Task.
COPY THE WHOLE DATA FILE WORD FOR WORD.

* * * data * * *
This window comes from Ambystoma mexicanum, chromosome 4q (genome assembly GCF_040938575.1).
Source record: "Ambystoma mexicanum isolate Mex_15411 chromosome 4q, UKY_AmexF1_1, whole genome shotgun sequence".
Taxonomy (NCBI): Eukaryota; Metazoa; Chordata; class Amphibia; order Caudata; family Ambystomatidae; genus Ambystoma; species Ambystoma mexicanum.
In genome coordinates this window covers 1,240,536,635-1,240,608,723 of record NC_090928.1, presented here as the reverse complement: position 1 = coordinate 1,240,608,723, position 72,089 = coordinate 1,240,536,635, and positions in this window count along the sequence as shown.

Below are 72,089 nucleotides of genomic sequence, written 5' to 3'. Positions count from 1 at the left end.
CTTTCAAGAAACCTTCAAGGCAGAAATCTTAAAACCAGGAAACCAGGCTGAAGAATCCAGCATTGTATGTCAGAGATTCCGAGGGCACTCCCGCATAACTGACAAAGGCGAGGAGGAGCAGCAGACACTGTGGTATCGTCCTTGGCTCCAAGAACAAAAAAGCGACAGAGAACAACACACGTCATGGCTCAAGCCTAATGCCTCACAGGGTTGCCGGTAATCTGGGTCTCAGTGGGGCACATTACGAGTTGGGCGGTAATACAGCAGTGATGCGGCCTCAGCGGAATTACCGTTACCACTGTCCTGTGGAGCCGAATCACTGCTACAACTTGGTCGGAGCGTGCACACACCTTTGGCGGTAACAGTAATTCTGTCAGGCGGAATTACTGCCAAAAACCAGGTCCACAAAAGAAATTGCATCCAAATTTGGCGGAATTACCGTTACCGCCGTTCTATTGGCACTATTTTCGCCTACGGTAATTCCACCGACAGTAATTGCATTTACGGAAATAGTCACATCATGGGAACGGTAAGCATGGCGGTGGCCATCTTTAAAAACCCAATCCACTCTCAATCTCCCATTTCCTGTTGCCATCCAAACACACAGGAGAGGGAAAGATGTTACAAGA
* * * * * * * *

This window comes from Ambystoma mexicanum, chromosome 4q (genome assembly GCF_040938575.1).
Source record: "Ambystoma mexicanum isolate Mex_15411 chromosome 4q, UKY_AmexF1_1, whole genome shotgun sequence".
Taxonomy (NCBI): Eukaryota; Metazoa; Chordata; class Amphibia; order Caudata; family Ambystomatidae; genus Ambystoma; species Ambystoma mexicanum.
In genome coordinates this window covers 1,240,536,635-1,240,608,723 of record NC_090928.1, presented here as the reverse complement: position 1 = coordinate 1,240,608,723, position 72,089 = coordinate 1,240,536,635, and positions in this window count along the sequence as shown.

Below are 72,089 nucleotides of genomic sequence, written 5' to 3'. Positions count from 1 at the left end.
CTTTCAAGAAACCTTCAAGGCAGAAATCTTAAAACCAGGAAACCAGGCTGAAGAATCCAGCATTGTATGTCAGAGATTCCGAGGGCACTCCCGCATAACTGACAAAGGCGAGGAGGAGCAGCAGACACTGTGGTATCGTCCTTGGCTCCAAGAACAAAAAAGCGACAGAGAACAACACACGTCATGGCTCAAGCCTAATGCCTCACAGGGTTGCCGGTAATCTGGGTCTCAGTGGGGCACATTACGAGTTGGGCGGTAATACAGCAGTGATGCGGCCTCAGCGGAATTACCGTTACCACTGTCCTGTGGAGCCGAATCACTGCTACAACTTGGTCGGAGCGTGCACACACCTTTGGCGGTAACAGTAATTCTGTCAGGCGGAATTACTGCCAAAAACCAGGTCCACAAAAGAAATTGCATCCAAATTTGGCGGAATTACCGTTACCGCCGTTCTATTGGCACTATTTTCGCCTACGGTAATTCCACCGACAGTAATTGCATTTACGGAAATAGTCACATCATGGGAACGGTAAGCATGGCGGTGGCCATCTTTAAAAACCCAATCCACTCTCAATCTCCCATTTCCTGTTGCCATCCAAACACACAGGAGAGGGAAAGATGTTACAAGA